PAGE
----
The effect of leptin replacement on sleep-disordered breathing in the leptin-deficient ob/ob mouse

H. Pho, A. B. Hernandez, R. S. Arias, E. B. Leitner, S. Van Kooten, J. P. Kirkness, H. Schneider, P. L. Smith, V. Y. Polotsky, A. R. Schwartz

Research output: Contribution to journalArticlepeer-review

20 Scopus citations


Obese leptin-deficient (ob/ob) mice demonstrate defects in upper airway structural and neuromuscular control. We hypothesized that these defects predispose to upper airway obstruction during sleep, and improve with leptin administration. High-fidelity polysomnographic recordings were conducted to characterize sleep and breathing patterns in conscious, unrestrained ob/ob mice (23 wk, 67.2 ± 4.1 g, n = 13). In a parallel-arm crossover study, we compared responses to subcutaneous leptin (1 μg/h) vs. vehicle on respiratory parameters during NREM and REM sleep. Upper airway obstruction was defined by the presence of inspiratory airflow limitation (IFL), as characterized by an early inspiratory plateau in airflow at a maximum level (VIMAX) with increasing effort. The severity of upper airway obstruction (VIMAX) was assessed along with minute ventilation (VE), tidal volume (VT), respiratory rate (RR), inspiratory duty cycle, and mean inspiratory flow at each time point. IFL occurred more frequently in REM sleep (37.6 ± 0.2% vs. 1.1 ± 0.0% in NREM sleep, P < 0.001), and leptin did not alter its frequency. VIMAX (3.7 ± 1.1 vs. 2.7 ± 0.8 ml/s, P < 0.001) and VE increased (55.4 ± 22.0 vs. 39.8 ± 16.4 ml/min, P < 0.001) with leptin vs. vehicle administration. The increase in VE was due to a significant increase in VT (0.20 ± 0.06 vs. 0.16 ± 0.05 ml, P < 0.01) rather than RR. Increases in VE were attributable to increases in mean inspiratory flow (2.5 ± 0.8 vs. 1.8 ± 0.6 ml/s, P < 0.001) rather than inspiratory duty cycle. Similar increases in VE and its components were observed in non-flow-limited breaths during NREM and REM sleep. These responses suggest that leptin stabilized pharyngeal patency and increased drive to both the upper airway and diaphragm during sleep.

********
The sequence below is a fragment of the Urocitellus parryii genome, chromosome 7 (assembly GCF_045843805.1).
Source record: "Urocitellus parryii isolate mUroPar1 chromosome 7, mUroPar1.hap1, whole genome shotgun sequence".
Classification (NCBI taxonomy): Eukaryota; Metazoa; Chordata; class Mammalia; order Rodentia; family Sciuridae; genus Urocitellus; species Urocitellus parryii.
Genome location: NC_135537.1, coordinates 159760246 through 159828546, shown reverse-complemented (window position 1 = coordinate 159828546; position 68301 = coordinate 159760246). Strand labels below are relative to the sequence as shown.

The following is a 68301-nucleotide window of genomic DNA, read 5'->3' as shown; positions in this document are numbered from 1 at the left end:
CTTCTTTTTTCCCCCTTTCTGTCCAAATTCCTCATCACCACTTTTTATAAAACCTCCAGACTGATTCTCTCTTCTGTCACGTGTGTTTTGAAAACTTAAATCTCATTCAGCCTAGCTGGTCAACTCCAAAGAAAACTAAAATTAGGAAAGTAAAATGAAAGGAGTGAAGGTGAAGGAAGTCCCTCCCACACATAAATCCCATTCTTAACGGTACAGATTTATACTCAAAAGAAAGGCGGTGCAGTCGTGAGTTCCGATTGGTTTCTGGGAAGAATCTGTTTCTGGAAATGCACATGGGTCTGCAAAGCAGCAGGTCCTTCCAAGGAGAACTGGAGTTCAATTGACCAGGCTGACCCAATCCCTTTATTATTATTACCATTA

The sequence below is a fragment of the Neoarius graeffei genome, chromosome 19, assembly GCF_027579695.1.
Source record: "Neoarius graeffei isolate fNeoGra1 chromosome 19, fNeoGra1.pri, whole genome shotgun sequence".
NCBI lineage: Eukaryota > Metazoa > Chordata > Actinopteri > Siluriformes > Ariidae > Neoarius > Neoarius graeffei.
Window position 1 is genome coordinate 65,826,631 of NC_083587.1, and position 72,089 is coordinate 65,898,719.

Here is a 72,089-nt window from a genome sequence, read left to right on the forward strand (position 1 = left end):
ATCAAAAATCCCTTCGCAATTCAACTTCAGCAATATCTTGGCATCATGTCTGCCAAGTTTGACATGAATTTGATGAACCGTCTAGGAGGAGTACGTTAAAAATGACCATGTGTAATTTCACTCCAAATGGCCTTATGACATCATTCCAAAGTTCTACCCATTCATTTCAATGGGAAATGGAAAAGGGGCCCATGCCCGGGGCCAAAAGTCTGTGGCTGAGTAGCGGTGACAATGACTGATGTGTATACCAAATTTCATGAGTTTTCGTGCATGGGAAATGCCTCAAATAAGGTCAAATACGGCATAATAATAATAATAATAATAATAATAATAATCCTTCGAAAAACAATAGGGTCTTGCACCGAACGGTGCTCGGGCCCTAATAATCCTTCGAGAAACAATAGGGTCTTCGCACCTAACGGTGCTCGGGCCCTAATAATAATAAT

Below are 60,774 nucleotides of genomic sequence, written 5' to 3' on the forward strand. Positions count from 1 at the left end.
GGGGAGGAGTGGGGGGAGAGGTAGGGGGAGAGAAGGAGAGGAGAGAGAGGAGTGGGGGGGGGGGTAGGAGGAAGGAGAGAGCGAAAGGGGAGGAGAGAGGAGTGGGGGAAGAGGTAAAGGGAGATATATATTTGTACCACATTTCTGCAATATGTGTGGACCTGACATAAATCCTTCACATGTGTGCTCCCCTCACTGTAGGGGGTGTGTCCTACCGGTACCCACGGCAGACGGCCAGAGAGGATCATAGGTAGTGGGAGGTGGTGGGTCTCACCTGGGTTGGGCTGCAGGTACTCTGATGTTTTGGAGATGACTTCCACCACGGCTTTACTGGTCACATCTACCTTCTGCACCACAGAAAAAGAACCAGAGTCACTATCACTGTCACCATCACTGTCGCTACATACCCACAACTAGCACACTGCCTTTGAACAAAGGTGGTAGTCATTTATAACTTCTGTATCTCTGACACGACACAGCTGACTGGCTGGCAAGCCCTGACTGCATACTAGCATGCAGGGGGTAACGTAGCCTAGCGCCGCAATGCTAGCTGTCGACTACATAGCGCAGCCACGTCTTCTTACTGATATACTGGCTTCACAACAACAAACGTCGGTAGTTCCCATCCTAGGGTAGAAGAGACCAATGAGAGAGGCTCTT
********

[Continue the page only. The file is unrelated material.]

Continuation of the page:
Original languageEnglish (US)
Pages (from-to)78-86
Number of pages9
JournalJournal of applied physiology
Issue number1
StatePublished - Jan 1 2016


  • Leptin
  • Neuromuscular control
  • Obstructive sleep apnea
  • Pharyngeal collapsibility
  • ob/ob

ASJC Scopus subject areas

  • General Medicine


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